Tattoo Infections: Why They Happen and Who Might Be Liable If You’re Injured

More than a third of Americans between the ages of 18 and 29 have at least one tattoo. People young and old visit tattoo parlors for many reasons. It can be a means of self-expression, a way to participate in cultural or religious traditions, or simply a last-minute decision. 

Whatever the motive, tattoos can be beautiful, meaningful, and fun. But they can also be risky. 

Fortunately, infection is not overly common; between .5% and 6% of people experience a complication after they get a tattoo. But an infection can be painful, dangerous, and scary.

In this post, learn more about tattoo infections, why they happen, and what you can do if you’ve developed an infection after getting a tattoo.

What Causes a Tattoo Infection?

Getting a new tattoo should be an exciting time. Usually, it happens after months of thought, planning, and anticipation. 

Some discomfort or pain is normal after a tattoo. But an infection can take these symptoms to the next level. 

Bacterial infections are usually the result of dirty needles. If the instrument is improperly cleaned or sterilized, bacteria can quickly spread. 

An infection can also occur when an inexperienced or careless technician fails to do the following:

  • Wash their hands before applying the tattoo
  • Wear sterilized gloves during the application
  • Clean the skin where the tattoo is to be applied

Any one of these scenarios can increase your risk of infection. You are also more vulnerable if you fail to properly care for the tattoo site in the days after it’s applied.

Aftercare for a tattoo is an involved process. Usually, it’s recommended that you keep a bandage on the site for the first 24 hours. Then, you should gently wash the area and pat it dry. Finally, you should continue to wash and treat the site with vaseline ointment for several days.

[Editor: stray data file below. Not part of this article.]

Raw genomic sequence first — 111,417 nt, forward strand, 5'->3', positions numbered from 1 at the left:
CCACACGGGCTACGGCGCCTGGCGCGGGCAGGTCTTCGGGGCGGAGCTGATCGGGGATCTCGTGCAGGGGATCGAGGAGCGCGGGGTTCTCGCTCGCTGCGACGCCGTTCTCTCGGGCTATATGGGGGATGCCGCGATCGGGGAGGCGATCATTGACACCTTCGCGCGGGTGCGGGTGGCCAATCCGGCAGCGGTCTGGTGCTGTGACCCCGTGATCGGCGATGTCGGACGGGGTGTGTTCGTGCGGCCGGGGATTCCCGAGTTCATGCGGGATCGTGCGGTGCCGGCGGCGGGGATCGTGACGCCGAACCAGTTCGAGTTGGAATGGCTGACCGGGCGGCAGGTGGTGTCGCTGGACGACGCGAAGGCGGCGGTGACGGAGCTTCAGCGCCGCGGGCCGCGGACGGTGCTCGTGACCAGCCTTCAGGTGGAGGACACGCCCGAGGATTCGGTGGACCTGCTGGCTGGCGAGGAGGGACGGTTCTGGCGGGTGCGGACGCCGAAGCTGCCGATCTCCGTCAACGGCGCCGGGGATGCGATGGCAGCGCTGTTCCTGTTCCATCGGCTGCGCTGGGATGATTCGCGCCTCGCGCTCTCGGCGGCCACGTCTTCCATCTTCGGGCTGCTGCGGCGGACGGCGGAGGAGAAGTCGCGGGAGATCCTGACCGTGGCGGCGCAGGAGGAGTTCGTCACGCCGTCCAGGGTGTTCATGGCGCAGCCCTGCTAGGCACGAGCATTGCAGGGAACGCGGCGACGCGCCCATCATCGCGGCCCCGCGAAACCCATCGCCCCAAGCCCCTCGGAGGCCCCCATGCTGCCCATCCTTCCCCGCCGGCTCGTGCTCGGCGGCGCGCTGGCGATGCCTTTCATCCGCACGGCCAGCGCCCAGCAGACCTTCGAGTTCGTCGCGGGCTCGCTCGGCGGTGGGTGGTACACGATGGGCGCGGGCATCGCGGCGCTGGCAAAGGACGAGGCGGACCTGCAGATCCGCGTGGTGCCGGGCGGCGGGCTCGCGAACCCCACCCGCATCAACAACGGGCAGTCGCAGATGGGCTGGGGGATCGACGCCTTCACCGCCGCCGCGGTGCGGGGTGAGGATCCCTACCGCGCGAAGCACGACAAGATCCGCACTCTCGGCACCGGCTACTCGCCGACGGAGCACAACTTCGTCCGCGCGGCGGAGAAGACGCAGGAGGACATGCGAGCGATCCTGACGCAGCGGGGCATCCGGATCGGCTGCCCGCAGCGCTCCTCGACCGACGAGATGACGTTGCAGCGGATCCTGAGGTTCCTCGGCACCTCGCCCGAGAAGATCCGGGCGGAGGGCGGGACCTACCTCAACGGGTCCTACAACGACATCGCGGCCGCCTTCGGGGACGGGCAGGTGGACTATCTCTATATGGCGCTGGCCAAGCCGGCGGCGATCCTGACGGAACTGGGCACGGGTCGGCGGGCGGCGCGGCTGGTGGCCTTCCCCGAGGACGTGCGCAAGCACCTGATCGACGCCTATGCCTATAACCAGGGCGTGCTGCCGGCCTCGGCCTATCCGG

What Are the Symptoms and Risks of Infection?

While pain and discomfort are normal side-effects of a new tattoo, more serious symptoms to watch for include:


Some swelling is normal. But if your skin becomes excessively puffy, distorted, and inflamed, it could be cause for concern. If the swelling expands far beyond the outline of the tattoo, seek medical care.


Fever is the number one symptom of infection. If you have recently received a tattoo and have a fever of over 100 degrees, call your doctor right away. 


As your skin heals, you might notice small amounts of clear liquid mixed with drops of blood. This is normal. What’s not normal is a discharge of green or yellow pus or excessive blood. 

You should also be concerned if you notice a foul odor emanating from the tattoo site. 

Swollen Lymph Nodes

A staph infection can lead to sepsis. If you notice that the lymph nodes close to the tattoo area have become swollen, visit your nearest emergency room right away. 

Discolored Streaks

Discolored streaks leading away from the tattoo site are an indication of blood poisoning, another form of sepsis. This condition should always be treated as an emergency.

A mild infection is no cause for alarm. However, it should always be treated promptly. Infections can turn into more deadly conditions without proper treatment. 

Who Is Liable for a Serious Tattoo Injury?

A qualified personal injury attorney can help you to identify any parties who might be liable for your injuries. If a tattoo parlor or technician failed to perform proper sanitization on their equipment, you may be able to pursue economic and non-economic damages through a negligence case.

For more information, call one of our convenient locations nearest you for assistance.

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York, PA law office at (717) 995-8998

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